Apparently she is very talented and hard working too. Hopefully she will fight for the good of the city. Hopefully there isn;t some less than honorable intention (Ron White).

7:52 PM  
Anonymous Anonymous said...

"gents"? why do you assume the commenter was male?

10:03 PM  
Anonymous Anonymous said...

Inga's hot ;-)

1:23 PM  
Anonymous Anonymous said...

Yeah, she's way hotter than New york's head city planner.

2:37 PM  
Anonymous Anonymous said...

This is the greatest list of comments I have ever seen on here....

And yes Inga is hot!

4:06 PM  
Anonymous Bill Marston AIA & LEED AP said...

Janice is a highly qualified building & urban professional - her work in "Turning the Lights on Upstairs" put Philadelphia on the map among other big cities.

AIA's Urban Design Committee has laid years of groundwork for a considered, open, professional planning process through its monthly meetings. As to the zoning code, Gray Davis and a handful of us have undertaken to take on new drafts. Personally I am looking at it as a tool to foster a deeply responsible built environment. I intend to represent the demands of serious global warming impacts, since new zoning & building codes won't be worth the paper they're printed on unless they completely address resource efficiency, collaborative & inclusive actions, adaptation, cautionary principles, modularity and distributed systems.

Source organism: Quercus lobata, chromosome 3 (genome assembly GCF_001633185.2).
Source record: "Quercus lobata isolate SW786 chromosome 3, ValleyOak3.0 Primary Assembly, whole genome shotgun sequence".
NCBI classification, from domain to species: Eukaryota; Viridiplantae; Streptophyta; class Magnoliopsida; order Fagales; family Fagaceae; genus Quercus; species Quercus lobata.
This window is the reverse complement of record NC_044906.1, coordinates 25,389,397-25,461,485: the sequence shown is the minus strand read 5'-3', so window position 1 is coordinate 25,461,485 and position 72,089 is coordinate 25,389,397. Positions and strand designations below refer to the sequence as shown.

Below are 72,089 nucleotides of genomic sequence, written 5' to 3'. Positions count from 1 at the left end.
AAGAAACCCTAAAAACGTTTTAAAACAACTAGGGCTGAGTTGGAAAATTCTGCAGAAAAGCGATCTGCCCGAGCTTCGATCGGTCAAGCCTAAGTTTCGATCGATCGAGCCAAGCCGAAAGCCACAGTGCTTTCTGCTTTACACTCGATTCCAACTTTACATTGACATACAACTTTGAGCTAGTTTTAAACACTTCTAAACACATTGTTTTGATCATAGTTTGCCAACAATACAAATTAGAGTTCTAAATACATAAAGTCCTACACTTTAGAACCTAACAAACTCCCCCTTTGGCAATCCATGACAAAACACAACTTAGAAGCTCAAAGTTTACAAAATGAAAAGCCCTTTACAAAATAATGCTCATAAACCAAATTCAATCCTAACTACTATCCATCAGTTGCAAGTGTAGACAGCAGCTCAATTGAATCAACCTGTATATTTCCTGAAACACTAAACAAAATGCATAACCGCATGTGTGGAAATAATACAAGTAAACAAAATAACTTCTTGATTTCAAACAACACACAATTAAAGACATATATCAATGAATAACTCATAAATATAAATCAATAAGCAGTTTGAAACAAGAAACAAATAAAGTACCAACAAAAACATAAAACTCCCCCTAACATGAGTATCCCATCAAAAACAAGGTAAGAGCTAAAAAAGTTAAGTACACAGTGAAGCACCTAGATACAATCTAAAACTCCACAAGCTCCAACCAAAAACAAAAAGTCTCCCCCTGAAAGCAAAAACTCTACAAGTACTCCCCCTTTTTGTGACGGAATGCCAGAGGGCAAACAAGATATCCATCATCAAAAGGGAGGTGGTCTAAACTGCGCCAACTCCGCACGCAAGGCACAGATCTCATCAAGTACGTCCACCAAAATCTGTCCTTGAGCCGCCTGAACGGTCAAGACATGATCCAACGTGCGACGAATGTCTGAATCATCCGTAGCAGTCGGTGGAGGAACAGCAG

I don't know how common it is for the City Planner (hmmm. what IS her title??) to be a zoning code's principal author - in NYC I know it was urban planners with architects, social & economic planners, etc.

Get it? Collaborative. Inclusive. Serious. Adaptive.

Best to all (we're all gonna need it).

11:59 PM  
Anonymous Anonymous said...

I'm predicting the worst while hoping for the best. In other words, I live in Philly with an eye on anywhere else....

Open challenge to the city:Prove me wrong, ONCE!

12:44 AM  
Anonymous Anonymous said...

"A real city planning department" where the projects are always farmed out to consultants. For the life of me, I don't ever understand that at all. It would be nice if the tax-payer funded City Planning Commission staff was actually allowed to engage in planning practice, rather than always managing the work of consultants. That would be a welcomed new direction!